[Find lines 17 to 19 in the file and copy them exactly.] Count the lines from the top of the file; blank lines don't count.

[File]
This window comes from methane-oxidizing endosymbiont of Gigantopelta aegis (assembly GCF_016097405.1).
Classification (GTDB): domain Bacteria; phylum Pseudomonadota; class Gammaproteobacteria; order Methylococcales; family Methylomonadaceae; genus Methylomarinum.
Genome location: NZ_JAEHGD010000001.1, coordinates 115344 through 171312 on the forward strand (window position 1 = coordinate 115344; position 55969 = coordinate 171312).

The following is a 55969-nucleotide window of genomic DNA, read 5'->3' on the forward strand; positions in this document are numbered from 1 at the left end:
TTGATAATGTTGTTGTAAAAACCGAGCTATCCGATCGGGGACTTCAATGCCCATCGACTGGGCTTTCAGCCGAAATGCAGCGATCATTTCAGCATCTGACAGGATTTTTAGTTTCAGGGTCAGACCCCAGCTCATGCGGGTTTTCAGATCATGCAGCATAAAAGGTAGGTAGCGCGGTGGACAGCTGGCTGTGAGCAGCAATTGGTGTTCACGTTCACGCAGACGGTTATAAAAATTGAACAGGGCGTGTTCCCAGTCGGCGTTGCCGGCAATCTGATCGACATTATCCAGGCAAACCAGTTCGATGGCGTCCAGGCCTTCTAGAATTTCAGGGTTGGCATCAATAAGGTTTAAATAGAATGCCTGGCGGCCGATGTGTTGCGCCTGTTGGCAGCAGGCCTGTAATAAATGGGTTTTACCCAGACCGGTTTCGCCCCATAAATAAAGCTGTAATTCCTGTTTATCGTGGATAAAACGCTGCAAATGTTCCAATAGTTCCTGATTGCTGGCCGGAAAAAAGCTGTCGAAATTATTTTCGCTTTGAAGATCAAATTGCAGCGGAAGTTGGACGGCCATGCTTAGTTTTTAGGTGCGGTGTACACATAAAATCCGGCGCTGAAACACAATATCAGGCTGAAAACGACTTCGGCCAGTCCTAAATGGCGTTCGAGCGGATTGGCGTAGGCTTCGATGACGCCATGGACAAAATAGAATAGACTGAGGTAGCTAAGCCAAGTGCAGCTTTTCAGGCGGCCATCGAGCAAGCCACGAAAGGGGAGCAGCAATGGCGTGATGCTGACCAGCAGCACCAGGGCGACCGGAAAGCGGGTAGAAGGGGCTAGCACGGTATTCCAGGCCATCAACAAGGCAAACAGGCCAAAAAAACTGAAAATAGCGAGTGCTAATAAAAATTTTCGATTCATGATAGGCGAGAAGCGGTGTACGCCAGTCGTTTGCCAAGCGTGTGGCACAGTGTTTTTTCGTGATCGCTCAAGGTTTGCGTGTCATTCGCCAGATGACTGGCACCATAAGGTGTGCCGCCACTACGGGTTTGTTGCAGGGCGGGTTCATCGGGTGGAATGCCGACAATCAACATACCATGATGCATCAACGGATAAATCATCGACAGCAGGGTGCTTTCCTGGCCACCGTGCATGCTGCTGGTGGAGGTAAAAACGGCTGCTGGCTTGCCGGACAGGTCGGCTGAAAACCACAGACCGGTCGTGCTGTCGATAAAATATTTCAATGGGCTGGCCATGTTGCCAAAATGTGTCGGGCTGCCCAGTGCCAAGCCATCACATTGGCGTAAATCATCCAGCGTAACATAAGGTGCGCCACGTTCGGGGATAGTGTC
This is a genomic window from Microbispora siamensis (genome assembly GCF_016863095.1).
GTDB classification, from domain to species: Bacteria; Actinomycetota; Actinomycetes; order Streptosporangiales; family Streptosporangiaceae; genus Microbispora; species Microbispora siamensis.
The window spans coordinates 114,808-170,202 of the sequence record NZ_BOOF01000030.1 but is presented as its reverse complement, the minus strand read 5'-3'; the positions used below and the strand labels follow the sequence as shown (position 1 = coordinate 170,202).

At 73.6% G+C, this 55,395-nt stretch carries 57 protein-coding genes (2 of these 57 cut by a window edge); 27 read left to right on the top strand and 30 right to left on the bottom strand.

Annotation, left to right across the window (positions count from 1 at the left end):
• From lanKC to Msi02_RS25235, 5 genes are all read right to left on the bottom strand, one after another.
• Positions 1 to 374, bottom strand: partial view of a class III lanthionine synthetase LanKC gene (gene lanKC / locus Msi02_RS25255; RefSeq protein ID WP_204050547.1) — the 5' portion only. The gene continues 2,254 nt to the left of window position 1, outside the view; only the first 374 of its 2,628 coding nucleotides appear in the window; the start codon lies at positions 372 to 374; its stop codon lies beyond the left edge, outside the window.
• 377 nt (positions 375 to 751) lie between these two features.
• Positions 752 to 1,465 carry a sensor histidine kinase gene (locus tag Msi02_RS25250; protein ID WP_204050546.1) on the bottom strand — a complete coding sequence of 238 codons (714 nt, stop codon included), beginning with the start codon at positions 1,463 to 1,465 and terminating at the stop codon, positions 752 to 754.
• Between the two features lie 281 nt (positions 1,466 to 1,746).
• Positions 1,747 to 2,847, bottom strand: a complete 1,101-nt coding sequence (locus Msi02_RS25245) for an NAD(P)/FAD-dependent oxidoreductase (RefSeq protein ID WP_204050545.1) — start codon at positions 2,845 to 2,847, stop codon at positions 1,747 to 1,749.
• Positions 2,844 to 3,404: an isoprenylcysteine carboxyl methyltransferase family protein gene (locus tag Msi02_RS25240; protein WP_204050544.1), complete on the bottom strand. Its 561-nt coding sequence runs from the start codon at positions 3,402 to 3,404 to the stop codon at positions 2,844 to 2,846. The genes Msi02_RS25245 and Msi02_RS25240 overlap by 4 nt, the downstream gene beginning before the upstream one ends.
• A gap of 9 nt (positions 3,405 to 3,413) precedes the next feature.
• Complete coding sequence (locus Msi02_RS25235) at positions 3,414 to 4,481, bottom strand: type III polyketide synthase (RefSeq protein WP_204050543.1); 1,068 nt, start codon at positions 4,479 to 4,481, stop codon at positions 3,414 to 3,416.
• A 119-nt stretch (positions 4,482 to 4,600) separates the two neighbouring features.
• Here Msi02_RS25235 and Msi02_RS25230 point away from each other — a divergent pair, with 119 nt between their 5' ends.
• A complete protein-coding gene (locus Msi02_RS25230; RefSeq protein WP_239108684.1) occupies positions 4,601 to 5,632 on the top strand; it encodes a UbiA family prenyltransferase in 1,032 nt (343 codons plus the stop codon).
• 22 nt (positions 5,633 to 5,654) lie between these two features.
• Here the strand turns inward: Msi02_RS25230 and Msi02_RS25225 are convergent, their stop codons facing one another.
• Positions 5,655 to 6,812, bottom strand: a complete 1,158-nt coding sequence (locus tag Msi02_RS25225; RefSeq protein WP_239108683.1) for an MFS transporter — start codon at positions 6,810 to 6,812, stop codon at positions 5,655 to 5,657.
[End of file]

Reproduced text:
• Positions 2,844 to 3,404: an isoprenylcysteine carboxyl methyltransferase family protein gene (locus tag Msi02_RS25240; protein WP_204050544.1), complete on the bottom strand. Its 561-nt coding sequence runs from the start codon at positions 3,402 to 3,404 to the stop codon at positions 2,844 to 2,846. The genes Msi02_RS25245 and Msi02_RS25240 overlap by 4 nt, the downstream gene beginning before the upstream one ends.
• A gap of 9 nt (positions 3,405 to 3,413) precedes the next feature.
• Complete coding sequence (locus Msi02_RS25235) at positions 3,414 to 4,481, bottom strand: type III polyketide synthase (RefSeq protein WP_204050543.1); 1,068 nt, start codon at positions 4,479 to 4,481, stop codon at positions 3,414 to 3,416.